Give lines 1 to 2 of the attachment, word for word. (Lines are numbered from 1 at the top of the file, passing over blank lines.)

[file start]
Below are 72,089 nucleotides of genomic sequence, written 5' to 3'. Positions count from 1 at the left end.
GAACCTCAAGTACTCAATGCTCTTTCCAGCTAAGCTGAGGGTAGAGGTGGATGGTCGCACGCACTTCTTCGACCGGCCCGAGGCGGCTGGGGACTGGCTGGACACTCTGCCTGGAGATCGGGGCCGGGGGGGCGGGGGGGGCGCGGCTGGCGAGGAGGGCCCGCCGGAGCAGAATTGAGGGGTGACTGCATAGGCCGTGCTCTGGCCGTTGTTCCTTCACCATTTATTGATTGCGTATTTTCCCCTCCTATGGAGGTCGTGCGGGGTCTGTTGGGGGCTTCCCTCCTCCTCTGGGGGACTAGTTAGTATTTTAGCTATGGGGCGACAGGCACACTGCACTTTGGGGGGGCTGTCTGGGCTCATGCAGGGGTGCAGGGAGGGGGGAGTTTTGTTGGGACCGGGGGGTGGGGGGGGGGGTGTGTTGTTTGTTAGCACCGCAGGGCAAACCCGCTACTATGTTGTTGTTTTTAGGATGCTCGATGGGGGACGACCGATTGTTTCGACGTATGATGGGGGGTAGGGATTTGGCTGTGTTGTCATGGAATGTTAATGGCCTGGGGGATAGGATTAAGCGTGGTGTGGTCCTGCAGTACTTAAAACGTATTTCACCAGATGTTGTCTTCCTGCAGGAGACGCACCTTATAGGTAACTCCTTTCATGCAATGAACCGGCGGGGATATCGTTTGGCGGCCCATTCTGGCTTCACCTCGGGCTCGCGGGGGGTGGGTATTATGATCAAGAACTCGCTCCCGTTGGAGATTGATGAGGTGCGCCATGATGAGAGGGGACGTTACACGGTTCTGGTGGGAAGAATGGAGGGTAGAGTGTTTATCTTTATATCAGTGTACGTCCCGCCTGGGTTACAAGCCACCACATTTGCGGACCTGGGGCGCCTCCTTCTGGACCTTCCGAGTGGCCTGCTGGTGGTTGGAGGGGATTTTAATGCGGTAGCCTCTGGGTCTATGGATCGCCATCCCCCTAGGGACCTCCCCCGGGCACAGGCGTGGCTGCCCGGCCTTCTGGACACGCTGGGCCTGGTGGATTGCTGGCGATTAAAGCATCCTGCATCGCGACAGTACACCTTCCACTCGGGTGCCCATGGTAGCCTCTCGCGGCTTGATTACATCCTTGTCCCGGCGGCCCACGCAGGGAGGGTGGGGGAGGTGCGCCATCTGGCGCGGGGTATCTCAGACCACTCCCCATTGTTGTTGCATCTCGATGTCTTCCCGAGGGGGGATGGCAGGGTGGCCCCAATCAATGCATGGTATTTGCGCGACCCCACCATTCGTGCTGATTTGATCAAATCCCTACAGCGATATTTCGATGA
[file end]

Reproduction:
Below are 72,089 nucleotides of genomic sequence, written 5' to 3'. Positions count from 1 at the left end.
GAACCTCAAGTACTCAATGCTCTTTCCAGCTAAGCTGAGGGTAGAGGTGGATGGTCGCACGCACTTCTTCGACCGGCCCGAGGCGGCTGGGGACTGGCTGGACACTCTGCCTGGAGATCGGGGCCGGGGGGGCGGGGGGGGCGCGGCTGGCGAGGAGGGCCCGCCGGAGCAGAATTGAGGGGTGACTGCATAGGCCGTGCTCTGGCCGTTGTTCCTTCACCATTTATTGATTGCGTATTTTCCCCTCCTATGGAGGTCGTGCGGGGTCTGTTGGGGGCTTCCCTCCTCCTCTGGGGGACTAGTTAGTATTTTAGCTATGGGGCGACAGGCACACTGCACTTTGGGGGGGCTGTCTGGGCTCATGCAGGGGTGCAGGGAGGGGGGAGTTTTGTTGGGACCGGGGGGTGGGGGGGGGGGTGTGTTGTTTGTTAGCACCGCAGGGCAAACCCGCTACTATGTTGTTGTTTTTAGGATGCTCGATGGGGGACGACCGATTGTTTCGACGTATGATGGGGGGTAGGGATTTGGCTGTGTTGTCATGGAATGTTAATGGCCTGGGGGATAGGATTAAGCGTGGTGTGGTCCTGCAGTACTTAAAACGTATTTCACCAGATGTTGTCTTCCTGCAGGAGACGCACCTTATAGGTAACTCCTTTCATGCAATGAACCGGCGGGGATATCGTTTGGCGGCCCATTCTGGCTTCACCTCGGGCTCGCGGGGGGTGGGTATTATGATCAAGAACTCGCTCCCGTTGGAGATTGATGAGGTGCGCCATGATGAGAGGGGACGTTACACGGTTCTGGTGGGAAGAATGGAGGGTAGAGTGTTTATCTTTATATCAGTGTACGTCCCGCCTGGGTTACAAGCCACCACATTTGCGGACCTGGGGCGCCTCCTTCTGGACCTTCCGAGTGGCCTGCTGGTGGTTGGAGGGGATTTTAATGCGGTAGCCTCTGGGTCTATGGATCGCCATCCCCCTAGGGACCTCCCCCGGGCACAGGCGTGGCTGCCCGGCCTTCTGGACACGCTGGGCCTGGTGGATTGCTGGCGATTAAAGCATCCTGCATCGCGACAGTACACCTTCCACTCGGGTGCCCATGGTAGCCTCTCGCGGCTTGATTACATCCTTGTCCCGGCGGCCCACGCAGGGAGGGTGGGGGAGGTGCGCCATCTGGCGCGGGGTATCTCAGACCACTCCCCATTGTTGTTGCATCTCGATGTCTTCCCGAGGGGGGATGGCAGGGTGGCCCCAATCAATGCATGGTATTTGCGCGACCCCACCATTCGTGCTGATTTGATCAAATCCCTACAGCGATATTTCGATGA